While Democrats did very well in the 2018 mid-term elections, many in the party remain nervous about the 2020 contest between their party's next candidate and President Donald Trump. Winning will require pinpointing his appeal, and somehow neutralizing it—not an easy task given that he tapped into deep-seated prejudices and triggered latent authoritarian tendencies.
Two new studies build on those revelations to present nuanced explanations for Trump's 2016 victory. One finds that he was disproportionately supported by people who hold traditional "masculine honor beliefs," which equate masculinity with physical courage and aggression. Another study reveals a key difference between how black and white voters reacted to economic worry.
"Both racial attitudes and economic distress mattered in 2016—but they mattered differently among different subsets of the electorate," argue political scientist Jon Green of Ohio State University and Sean McElwee of Data for Progress. Their study, in the journal Perspectives on Politics, used data collected just before and after the election as part of the Cooperative Congressional Election Survey.
"Holding all else constant, losing one's job in the previous four years is associated with a 15 percent increase in the relative likelihood of voting for Trump," the researchers report. Not surprisingly, given the racist nature of the Republican nominee's appeal, this trend was limited to white voters.
But those statistics do not mean that economically stressed African Americans necessarily opted to vote for Hillary Clinton. Rather, the researchers report, "local unemployment is more strongly associated for black respondents than it is for white respondents."
In other words, while white voters who were feeling economic pain and wanted to lash out against the status quo overwhelmingly voted for Trump, black voters in the same situation often stayed home. And that might just have made the difference in those Midwest states that gave Trump the election.
This creates a potentially positive scenario for Democrats. If the economy falters over the next two years, the reverse scenario could easily play out, with disillusioned whites staying home, while African Americans are more inspired to vote.
But contemporary elections seem to revolve around identity more than economics, which brings us to our second study. It was conducted by a Kansas State University team led by psychologist Amanda Martens, and published in the journal Basic and Applied Social Psychology.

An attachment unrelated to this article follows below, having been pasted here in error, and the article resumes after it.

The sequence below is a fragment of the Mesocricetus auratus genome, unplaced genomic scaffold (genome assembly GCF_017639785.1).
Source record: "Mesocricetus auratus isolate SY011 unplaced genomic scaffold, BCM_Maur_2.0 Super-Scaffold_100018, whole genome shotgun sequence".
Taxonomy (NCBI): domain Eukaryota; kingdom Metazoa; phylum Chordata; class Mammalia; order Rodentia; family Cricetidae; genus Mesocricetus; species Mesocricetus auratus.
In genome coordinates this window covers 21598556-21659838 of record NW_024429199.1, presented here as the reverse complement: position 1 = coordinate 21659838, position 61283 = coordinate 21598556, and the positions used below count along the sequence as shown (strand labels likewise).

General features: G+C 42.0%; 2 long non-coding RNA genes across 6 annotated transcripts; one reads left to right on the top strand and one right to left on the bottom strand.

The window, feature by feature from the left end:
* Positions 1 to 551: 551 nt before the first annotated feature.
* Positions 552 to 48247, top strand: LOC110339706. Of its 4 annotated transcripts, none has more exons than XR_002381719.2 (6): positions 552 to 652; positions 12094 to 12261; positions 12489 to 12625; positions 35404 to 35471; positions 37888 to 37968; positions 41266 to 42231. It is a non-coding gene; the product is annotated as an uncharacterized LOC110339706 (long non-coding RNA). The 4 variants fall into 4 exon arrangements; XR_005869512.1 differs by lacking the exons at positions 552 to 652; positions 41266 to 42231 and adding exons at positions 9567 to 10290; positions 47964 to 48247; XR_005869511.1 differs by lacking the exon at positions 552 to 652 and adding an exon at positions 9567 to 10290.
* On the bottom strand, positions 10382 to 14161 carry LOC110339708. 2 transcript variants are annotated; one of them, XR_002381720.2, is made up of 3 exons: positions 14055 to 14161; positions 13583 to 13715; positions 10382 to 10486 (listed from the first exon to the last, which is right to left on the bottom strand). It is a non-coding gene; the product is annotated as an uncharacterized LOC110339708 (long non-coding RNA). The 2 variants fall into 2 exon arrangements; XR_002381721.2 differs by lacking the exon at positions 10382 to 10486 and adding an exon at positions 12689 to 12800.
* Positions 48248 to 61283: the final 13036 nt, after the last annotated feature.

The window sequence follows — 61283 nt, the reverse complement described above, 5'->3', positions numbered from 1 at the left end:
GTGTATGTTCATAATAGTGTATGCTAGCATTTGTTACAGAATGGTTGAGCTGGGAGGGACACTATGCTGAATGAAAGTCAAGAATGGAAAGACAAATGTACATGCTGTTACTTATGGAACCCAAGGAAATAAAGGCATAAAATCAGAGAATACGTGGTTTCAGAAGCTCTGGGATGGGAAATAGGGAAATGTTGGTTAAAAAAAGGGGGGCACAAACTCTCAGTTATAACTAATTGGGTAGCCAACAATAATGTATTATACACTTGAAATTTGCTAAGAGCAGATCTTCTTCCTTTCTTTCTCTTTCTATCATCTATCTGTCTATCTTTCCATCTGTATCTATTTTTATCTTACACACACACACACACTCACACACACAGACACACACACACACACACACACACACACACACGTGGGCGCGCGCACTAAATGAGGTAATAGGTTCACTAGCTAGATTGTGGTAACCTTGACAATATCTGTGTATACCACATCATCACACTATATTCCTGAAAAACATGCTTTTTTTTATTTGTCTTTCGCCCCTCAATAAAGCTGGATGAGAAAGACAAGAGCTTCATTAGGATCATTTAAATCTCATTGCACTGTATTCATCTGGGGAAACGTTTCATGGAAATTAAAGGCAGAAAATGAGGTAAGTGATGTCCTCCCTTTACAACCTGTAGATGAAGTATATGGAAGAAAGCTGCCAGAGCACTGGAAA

It featured 202 Americans recruited online in the week before the 2016 election. They completed a series of surveys measuring their political attitudes, levels of sexism and authoritarianism, and the extent to which they believe in an honor code asserting that "men's aggression is appropriate, justifiable, and even necessary in response to provocation."
Specifically, they expressed their level of agreement with such statements as: "It is very important for a man to act bravely," "It is morally wrong for a man to walk away from a fight," and "Physical aggression is always admirable and acceptable."
The researchers found that the more strongly people endorsed these masculine honor beliefs, the more positive they felt about Trump, and the more negative they felt about Hillary Clinton. Importantly, this remained true even after their levels of sexism and authoritarianism were taken into account.
The researchers conclude that voters who hold such beliefs may simply "prefer to live in a country governed by a man," since they believe men are "more inherently prepared to respond with swift and decisive aggression."
Given that this perception of machismo was a source of Trump's support, there's a sad irony in recent reporting that Trump has failed to visit troops overseas because he's too scared to go to a war zone. When it comes to taking personal risks, he isn't exactly embodying the courage called for by the masculine code of honor.
On the other hand, his near-constant stream of verbal aggression, along with highly publicized symbolic acts like sending troops to the U.S.–Mexico border to confront a caravan of refugees, surely helps him maintain his masculine-protector image.
So for Democrats, puncturing his veneer of aggressive manliness might be an effective way to peel off some of his support. Perhaps the president's effective use of negative labels can be turned against him. Who would vote for Chickenhawk Donald?